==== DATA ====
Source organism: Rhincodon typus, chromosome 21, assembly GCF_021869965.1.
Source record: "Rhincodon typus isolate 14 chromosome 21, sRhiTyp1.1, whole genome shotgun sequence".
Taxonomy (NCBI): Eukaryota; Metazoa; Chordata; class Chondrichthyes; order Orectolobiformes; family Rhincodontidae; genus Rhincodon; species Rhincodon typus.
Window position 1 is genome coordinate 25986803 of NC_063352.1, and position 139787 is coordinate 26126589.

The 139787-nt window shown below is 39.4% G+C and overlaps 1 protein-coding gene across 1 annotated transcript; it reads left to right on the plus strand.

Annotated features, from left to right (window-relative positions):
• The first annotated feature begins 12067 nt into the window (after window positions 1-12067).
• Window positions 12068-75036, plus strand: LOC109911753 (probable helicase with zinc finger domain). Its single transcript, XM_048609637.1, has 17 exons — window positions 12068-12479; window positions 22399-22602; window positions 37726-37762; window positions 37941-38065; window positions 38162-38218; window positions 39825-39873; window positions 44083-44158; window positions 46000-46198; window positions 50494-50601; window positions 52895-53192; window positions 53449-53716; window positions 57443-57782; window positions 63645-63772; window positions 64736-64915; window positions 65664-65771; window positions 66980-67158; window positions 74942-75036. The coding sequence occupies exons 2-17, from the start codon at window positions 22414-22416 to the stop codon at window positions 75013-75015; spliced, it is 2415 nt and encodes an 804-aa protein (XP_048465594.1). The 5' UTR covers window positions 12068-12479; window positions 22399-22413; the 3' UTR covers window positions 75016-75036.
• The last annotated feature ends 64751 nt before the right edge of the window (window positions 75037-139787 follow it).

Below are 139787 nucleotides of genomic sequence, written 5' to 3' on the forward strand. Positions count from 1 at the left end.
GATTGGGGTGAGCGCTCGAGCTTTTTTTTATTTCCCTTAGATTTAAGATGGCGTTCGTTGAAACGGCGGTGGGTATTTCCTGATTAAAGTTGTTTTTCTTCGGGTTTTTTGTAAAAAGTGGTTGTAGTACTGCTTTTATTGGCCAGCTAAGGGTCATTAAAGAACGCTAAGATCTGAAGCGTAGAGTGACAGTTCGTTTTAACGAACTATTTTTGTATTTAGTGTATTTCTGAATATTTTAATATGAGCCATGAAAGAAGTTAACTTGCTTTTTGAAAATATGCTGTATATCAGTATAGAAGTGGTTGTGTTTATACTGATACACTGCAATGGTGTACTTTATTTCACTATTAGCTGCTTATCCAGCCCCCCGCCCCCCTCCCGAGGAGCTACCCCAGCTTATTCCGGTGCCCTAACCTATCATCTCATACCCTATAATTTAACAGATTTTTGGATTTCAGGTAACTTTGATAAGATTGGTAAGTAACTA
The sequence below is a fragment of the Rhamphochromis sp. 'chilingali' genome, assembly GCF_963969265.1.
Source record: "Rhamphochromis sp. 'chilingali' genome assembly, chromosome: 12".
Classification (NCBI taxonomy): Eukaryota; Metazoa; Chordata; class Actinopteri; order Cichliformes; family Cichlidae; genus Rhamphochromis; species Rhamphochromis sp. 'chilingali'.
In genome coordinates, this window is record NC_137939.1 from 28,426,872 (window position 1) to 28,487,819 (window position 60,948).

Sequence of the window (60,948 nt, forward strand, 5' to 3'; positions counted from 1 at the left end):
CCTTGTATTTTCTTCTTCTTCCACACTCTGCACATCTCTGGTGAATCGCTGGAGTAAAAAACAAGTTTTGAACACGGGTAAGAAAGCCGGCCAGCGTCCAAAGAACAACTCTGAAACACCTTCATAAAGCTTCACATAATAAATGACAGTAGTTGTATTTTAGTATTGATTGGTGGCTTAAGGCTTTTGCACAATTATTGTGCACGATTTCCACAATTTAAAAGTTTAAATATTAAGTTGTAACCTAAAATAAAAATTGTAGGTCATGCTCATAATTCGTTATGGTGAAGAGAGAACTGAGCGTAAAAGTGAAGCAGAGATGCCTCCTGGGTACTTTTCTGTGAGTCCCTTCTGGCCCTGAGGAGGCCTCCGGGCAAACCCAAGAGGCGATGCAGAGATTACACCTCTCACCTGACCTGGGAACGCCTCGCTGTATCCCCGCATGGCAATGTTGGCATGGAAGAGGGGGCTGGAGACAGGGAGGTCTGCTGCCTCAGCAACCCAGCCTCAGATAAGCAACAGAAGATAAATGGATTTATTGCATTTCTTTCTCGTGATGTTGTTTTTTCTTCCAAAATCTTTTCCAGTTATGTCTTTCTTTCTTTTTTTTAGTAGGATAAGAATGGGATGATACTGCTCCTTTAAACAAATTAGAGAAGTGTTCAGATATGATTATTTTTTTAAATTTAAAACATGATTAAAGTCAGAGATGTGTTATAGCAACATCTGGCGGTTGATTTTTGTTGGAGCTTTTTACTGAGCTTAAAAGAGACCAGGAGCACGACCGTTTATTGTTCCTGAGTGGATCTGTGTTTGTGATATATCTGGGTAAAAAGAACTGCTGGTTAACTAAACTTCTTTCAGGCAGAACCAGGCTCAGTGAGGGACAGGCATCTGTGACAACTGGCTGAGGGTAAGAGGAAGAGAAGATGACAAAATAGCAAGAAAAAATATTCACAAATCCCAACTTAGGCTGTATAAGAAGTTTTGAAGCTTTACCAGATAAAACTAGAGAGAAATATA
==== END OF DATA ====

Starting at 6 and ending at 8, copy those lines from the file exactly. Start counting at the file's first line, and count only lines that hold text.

Annotated features, from left to right (window-relative positions):
• The first annotated feature begins 12067 nt into the window (after window positions 1-12067).
• Window positions 12068-75036, plus strand: LOC109911753 (probable helicase with zinc finger domain). Its single transcript, XM_048609637.1, has 17 exons — window positions 12068-12479; window positions 22399-22602; window positions 37726-37762; window positions 37941-38065; window positions 38162-38218; window positions 39825-39873; window positions 44083-44158; window positions 46000-46198; window positions 50494-50601; window positions 52895-53192; window positions 53449-53716; window positions 57443-57782; window positions 63645-63772; window positions 64736-64915; window positions 65664-65771; window positions 66980-67158; window positions 74942-75036. The coding sequence occupies exons 2-17, from the start codon at window positions 22414-22416 to the stop codon at window positions 75013-75015; spliced, it is 2415 nt and encodes an 804-aa protein (XP_048465594.1). The 5' UTR covers window positions 12068-12479; window positions 22399-22413; the 3' UTR covers window positions 75016-75036.